6. Exegetical work: If we look carefully at the details of this story we see all kinds of surprises: 1) Jesus goes to the district of Tyre and Sidon. If we look at the Hebrew Scriptures we see that all the prophets condemn these two cities, especially Ezekiel, who declares that Tyre and Sidon would drink to the dregs "the cup of the Lord's wrath"; 2) A woman from a strange country would approach Jesus. Women had no clout, no status, no voice, and yet she insists on being heard; 3) This is a Canaanite woman. The Canaanites were the poster children for what Israel was to avoid - idolatry, lewd worship practices, and the like; 4) Jesus does not answer the woman's cries. Note that this would not have surprised anyone present, or anyone hearing this story. Jesus was under no obligation to even acknowledge this foreign woman; 5) When Jesus does answer her, he says that God's favor is not extended to her. Again, this would not have surprised the first century Jews - this is what they believed. We, however, are surprised by this; 6) The woman persists. This really surprised the disciples; 7) Jesus announces that she is no better than the dogs. Again, this would not have surprised the witnesses of this event; 8) The BIG SURPRISE: Jesus announces that God's mercy does extend to her. He announces that she, even she is a person of faith! Wow!
7. Consider the insights of the pioneers of the New Homiletic? Fred Craddock always insisted that our job as preachers was to bring the experience of the text to the listener. What a wonderful experience for our listeners if they could hear the words as addressed to them: "Great is your faith. Let it be done for you as you wish."
Blessings on your proclamation!
Saturday, August 5, 2017
(The following questions are those that may be fundamental to Law and Gospel preachers. There are many other fine sets of questions which attempt to unearth other concerns. For more on Law and Gospel preaching, see my brief guide, Afflicting the Comfortable, Comforting the Afflicted, available from wipfandstock.com or amazon.)
1. How does the Word function in the text? This text is full of good news: 1) Jesus comes to us in our distress, amidst the chaos of this world; 2) Jesus makes himself known and tells us, "Do not be afraid"; and 3) Jesus reaches out his hand when we falter in faith. These are all gospel functions.
2. How is the Word not functioning in the text? Like the preceding story of the Feeding of the Five Thousand, even though we are made aware of the disciples' faltering faith, we do not hear Jesus casting judgement on them for it. Peter is called "you of little faith" but there is no condemnation in that, but mercy. Even when the disciples fail to recognize Jesus and call him a phantom they are treated with love and compassion. There is no word of Law here, which means as preachers we are also not called to berate our listeners for their lack of faith, lest we be untrue to this text.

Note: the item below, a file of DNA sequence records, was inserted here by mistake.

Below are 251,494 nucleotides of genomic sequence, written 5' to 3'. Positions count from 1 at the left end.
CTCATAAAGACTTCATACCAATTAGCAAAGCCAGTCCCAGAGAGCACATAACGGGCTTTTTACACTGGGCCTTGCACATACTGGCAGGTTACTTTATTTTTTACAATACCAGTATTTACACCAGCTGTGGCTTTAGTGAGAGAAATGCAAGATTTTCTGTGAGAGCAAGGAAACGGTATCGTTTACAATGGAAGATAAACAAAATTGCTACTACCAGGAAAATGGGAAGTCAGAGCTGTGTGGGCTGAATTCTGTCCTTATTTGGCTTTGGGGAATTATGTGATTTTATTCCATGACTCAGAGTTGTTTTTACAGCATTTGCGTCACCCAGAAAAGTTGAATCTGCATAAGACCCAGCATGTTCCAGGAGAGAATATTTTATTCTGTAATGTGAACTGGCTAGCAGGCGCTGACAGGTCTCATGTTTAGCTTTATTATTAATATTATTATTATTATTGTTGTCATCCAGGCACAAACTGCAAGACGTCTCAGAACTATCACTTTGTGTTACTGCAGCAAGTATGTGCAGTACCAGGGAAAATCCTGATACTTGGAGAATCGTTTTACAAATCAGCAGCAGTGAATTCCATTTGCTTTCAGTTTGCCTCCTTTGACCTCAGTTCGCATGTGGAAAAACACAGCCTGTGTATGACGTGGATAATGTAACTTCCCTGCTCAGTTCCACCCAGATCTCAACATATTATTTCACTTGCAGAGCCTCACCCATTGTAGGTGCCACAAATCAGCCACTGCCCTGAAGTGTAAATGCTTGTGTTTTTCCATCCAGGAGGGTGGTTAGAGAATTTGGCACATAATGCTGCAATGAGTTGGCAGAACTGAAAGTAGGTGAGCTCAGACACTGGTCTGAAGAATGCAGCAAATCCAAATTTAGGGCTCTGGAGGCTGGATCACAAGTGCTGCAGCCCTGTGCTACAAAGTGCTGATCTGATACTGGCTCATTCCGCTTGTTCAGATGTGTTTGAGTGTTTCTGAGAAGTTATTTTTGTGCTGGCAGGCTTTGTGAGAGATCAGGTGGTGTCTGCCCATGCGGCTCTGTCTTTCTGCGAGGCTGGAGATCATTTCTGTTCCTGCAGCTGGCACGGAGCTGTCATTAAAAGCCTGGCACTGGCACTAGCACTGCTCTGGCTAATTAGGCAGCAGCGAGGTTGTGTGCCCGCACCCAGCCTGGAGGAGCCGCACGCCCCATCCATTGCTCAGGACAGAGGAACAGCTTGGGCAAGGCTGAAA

3. With whom are you identifying in the text? Undoubtedly we are the disciples. We are the ones forced to "get into the boat". We are the ones who find ourselves terrified in stormy seas. We are the ones who doubt, who falter, who call out to Jesus, but who finally fall down in worship saying, "Truly you are the Son of God." This is a story about God's people and the Lord who loves them.
4. What, if any, call to obedience is there in this text? The message in this text is clear: "You can trust Jesus." The call to trust Christ and fall down in worship is certainly here. Beyond that we will need to go to other texts to discover what our call is as people whom Christ has saved.
5. What Law/Gospel couplet is suggested by this text? There is only one that is obvious: Terrified and anxious/At peace, safe, and assured.
6. Exegetical work: It is noteworthy that only Matthew's account of this event includes Peter's adventure on the water. John has a brief account of this story (John 6:16-21), and Mark 6:45-52 includes a version close to Matthew's, but neither include Peter's wobbly faith. If Peter is a symbol for the people of God, this story might well be a reminder to the early church of their need to reach out to Christ when all seems lost, and be assured of his ability to save. One piece of this story that is common to all three accounts of it is the phrase, "It is I; do not be afraid." A look at the original texts reveals that this is an "ego eme" moment, sometimes translated "I am who I am." It might be interesting to consider this as a response to the disciples' fears: "I am who I am; do not be afraid." Another word which is present is translated "Take courage" by both Mark and Matthew. This word is used sparingly in the NT, but when it is, it always signals good news: To the paralytic,"Take courage, your sins are forgiven." (Matt 9:2) To the bleeding woman, "Take courage, your faith has made you well." (Matt 9:22). To the blind man, "Take courage, he is calling you." (Mark 10:49). To the disciples, "Take courage; I have overcome the world." (John 16:33) Augustine, in commenting on this story, sees the boat as the Church of Christ. His advice when stormy days assail us? "Stay inside the boat and call on Christ." (Ancient Christian Commentary on Scripture, NT, vol. 1b, p. 12)
Blessings on your proclamation!